Weather conditions were good for racing, being dry and cool with complete cloud cover, and from 3pm to 5pm there was some pretty rapid motoring going on. The BRM pair were really cracking and both got below the lap record, but Hill’s progress was stopped by clutch-slip on his regular car, so he switched to the practice car and proceeded to go even quicker. He did a great number of laps altogether but nevertheless got really wound up and whittled his time down to an incredible 3min 45.4sec—225.199kph (approx 140mph)—and this with a maximum of 162-165mph and during the lap you have to take a bottom-gear hairpin bend at 40mph. This gives some idea of the speed at which fast corners are taken on the Francorchamps circuit.
Team Lotus were still having troubles, Clark’s car being halfway through a conversion to knock-off hubs which was causing wheel fitting problems, and the 32-valve engine was not convincing him about its power output of 210bhp. With one thing and another he was spending more time in the pits than out on the track and could never get a series of flying laps, most of them being “starting” or “stopping” laps. He managed one isolated quick one in 3min 47.5sec, which got him second but it was 2sec down on Hill’s best.
The new Scots laddie, was still staggering everyone, doing a best of 3min 48.8sec in the number two BRM without apparently straining himself. Ginther joined the “big boys” with 3min 49.0sec, the Honda going now like everyone had expected it to go last year, and Gurney equalled his own lap record of last year.
Rob Walker was delighted with his two drivers, for they were not only well ahead of the other private runners, but also ahead of a lot of works cars, and by getting a “tow” in Gurney’s slip-stream Bonnier had joined the under 3 min. so sec. brigade. Tim Parnell’s drivers were the next “qualifiers” and the last two were Bianchi and Gardner, the two unfortunates being Anderson and Gregory.
The race was due to start on Sunday at 3:30pm but by midday there were ominous clouds gathering and by the time the cars were being got ready to assemble on the grid the rain started to fall. Most team managers had decided to use rain-tyres, the Dunlop runners being on yellow spot R6, with the exception of Ireland and Spence who decided to stick to R7 tyres, the new pattern ones.
Surtees was using the newer of the two V8 Ferraris, and Graham Hill was driving the spare BRM that was really meant for development work. It was decided that the ratios in the older gearbox were advantageous, so Stewart’s car had been fitted with one in place of the new and lighter gearbox. All the Lotus works cars had been changed to knock-off hubs and Clark was driving the 32-valve Climax-engined car, and Spence had the next best one with the flat-crank 16-valve engine. Centro-Sud decided to start Gregory anyway, even without starting money, but Anderson decided to pack up and go home, his failure to qualify being due to minor troubles that he would have found out about had he not gone on strike on Friday.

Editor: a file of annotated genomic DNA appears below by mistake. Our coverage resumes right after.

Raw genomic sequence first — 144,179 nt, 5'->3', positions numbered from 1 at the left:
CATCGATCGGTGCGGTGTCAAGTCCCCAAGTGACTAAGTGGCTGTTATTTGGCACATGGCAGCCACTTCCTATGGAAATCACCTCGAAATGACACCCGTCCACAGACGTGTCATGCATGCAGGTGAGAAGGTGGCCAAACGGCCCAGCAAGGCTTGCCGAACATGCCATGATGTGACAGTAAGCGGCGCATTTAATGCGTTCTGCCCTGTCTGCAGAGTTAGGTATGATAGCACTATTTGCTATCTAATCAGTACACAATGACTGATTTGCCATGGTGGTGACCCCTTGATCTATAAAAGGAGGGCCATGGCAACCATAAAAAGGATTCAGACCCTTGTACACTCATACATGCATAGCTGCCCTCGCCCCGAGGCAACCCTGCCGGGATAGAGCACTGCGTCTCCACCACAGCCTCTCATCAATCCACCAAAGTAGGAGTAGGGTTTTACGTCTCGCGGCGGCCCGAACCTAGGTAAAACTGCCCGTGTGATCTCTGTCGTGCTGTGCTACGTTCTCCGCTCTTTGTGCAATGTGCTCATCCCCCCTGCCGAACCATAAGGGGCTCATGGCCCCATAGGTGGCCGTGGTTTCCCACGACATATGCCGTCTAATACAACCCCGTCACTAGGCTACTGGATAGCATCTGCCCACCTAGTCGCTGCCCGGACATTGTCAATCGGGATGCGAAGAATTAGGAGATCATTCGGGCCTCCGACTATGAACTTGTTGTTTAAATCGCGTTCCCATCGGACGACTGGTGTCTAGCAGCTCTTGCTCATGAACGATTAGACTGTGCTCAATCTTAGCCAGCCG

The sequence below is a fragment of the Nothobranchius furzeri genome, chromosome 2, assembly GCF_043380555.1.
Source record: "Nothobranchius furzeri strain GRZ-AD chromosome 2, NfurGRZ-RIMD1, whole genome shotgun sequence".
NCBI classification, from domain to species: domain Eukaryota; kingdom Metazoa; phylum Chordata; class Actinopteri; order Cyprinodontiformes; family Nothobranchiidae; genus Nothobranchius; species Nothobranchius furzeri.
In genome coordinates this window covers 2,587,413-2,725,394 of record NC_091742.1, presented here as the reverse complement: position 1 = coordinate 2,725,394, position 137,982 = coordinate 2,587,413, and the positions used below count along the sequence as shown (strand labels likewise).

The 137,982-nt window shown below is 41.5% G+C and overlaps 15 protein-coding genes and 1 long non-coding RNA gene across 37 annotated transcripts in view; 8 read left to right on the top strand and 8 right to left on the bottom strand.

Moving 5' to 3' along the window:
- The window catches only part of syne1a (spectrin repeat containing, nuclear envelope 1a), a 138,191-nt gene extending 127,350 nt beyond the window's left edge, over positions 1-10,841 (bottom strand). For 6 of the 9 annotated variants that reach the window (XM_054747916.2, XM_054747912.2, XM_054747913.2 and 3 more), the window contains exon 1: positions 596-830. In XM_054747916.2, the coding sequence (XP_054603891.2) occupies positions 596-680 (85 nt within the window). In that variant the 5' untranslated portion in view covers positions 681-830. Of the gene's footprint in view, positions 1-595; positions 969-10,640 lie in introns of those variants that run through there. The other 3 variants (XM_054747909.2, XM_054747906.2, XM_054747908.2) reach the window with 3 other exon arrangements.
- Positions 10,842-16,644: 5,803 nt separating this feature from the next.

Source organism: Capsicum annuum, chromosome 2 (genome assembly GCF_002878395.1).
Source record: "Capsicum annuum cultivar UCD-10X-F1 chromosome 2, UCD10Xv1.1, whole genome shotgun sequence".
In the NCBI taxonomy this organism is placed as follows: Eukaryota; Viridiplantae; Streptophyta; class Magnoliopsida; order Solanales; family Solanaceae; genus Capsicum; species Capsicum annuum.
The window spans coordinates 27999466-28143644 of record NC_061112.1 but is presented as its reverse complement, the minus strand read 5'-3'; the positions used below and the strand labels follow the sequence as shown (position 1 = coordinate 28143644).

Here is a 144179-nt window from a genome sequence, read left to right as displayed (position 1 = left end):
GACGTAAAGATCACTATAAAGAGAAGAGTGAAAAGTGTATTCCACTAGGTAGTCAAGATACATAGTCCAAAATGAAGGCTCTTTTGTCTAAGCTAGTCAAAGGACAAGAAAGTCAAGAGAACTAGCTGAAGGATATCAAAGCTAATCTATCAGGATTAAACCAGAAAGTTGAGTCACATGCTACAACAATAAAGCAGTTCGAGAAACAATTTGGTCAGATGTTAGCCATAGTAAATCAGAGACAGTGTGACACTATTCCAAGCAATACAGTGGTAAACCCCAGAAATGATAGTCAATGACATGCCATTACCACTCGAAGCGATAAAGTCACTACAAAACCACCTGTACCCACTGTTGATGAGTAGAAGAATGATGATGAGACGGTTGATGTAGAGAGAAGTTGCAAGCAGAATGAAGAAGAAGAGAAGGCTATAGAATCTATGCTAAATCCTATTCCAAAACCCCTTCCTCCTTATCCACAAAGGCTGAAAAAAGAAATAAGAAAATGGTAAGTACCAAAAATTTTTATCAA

“The 19 starters went off in a flurry of wheelspin and spray that almost obliterated everything”
By 3:30pm the roads were very wet and the 19 starters went off in a flurry of wheelspin and spray that almost obliterated everything. The BRM pair, being on each side of Clark on the front row, had hoped to “shut the door” on the Lotus as they went over the Eau Rouge bridge, but it didn’t quite come off. Hill sat it out with the Lotus right to the bridge and took the lead up the hill, followed by Clark, Stewart and Surtees, and the rest of the field in a cloud of spray, with visibility down to nil. Driving close in these conditions at 80mph is one thing, but at 140mph is different altogether, and down the Masta straight they all kept a respectable distance from each other, except Clark who took his Lotus through the spray from Hill’s BRM and into the lead.
By the end of the lap he had a substantial lead over the BRM, and following Hill came Stewart (BRM), Surtees (Ferrari), Ginther (Honda), McLaren (Cooper), Bonnier (Brabham), Gurney (Brabham), Siffert (Brabham), Brabham (Brabham) Attwood (Lotus), and the rest, with one missing, for Gardner had stopped out on the circuit when the distributor cap had come adrift on his BRM engine. The passing of the field on this opening lap was accompanied by another downfall of rain, and fluctuating showers were covering the whole circuit.
“On the next lap the ‘apprentice’ went by his Master, into second place, and Hill began a steady decline”
Having got the lead Clark made the most of the clear road ahead and out-paced everyone, explaining after the race that it was so treacherous and slippery that it was a case of continually lifting his foot off the accelerator pedal; the skill being to lift off just that bit less than all the others, rather than opening it more than his rivals. After only three laps he was well up into the hills of Burneville before Graham Hill’s BRM rounded the hairpin at La Source, and it was obvious that the BRM number one driver was very unhappy, for Stewart was closing up on him.
On the next lap the “apprentice” went by his Master, into second place, and Hill began a steady decline that was to move him slowly down the field. His BRM that had handled perfectly in the dry was impossible on the greasy surface and it was all he could do to keep it in a straight line, let alone corner fast, so he resigned himself to having a miserable race. Less placid drivers would have given up or come into the pits to complain, or just retired and blamed the brakes or the engine.
The whole field had settled down into a procession, spaced out with about 360 yards between cars, and it looked as though no one wanted to get too close to the cloud of spray in front of them, except Stewart who would have liked to have seen a spray cloud in front of him, but Clark was so far ahead that the water had settled before the BRM arrived. Some idea of the conditions can be gained from the fact that Clark was lapping in 4min 21sec, some 30sec slower than in practice, and at that he was leaving everyone behind and making them look like amateurs. They all had their personal reasons for not keeping up, of course, but the truth was that Clark had forced his way into the lead on the opening lap.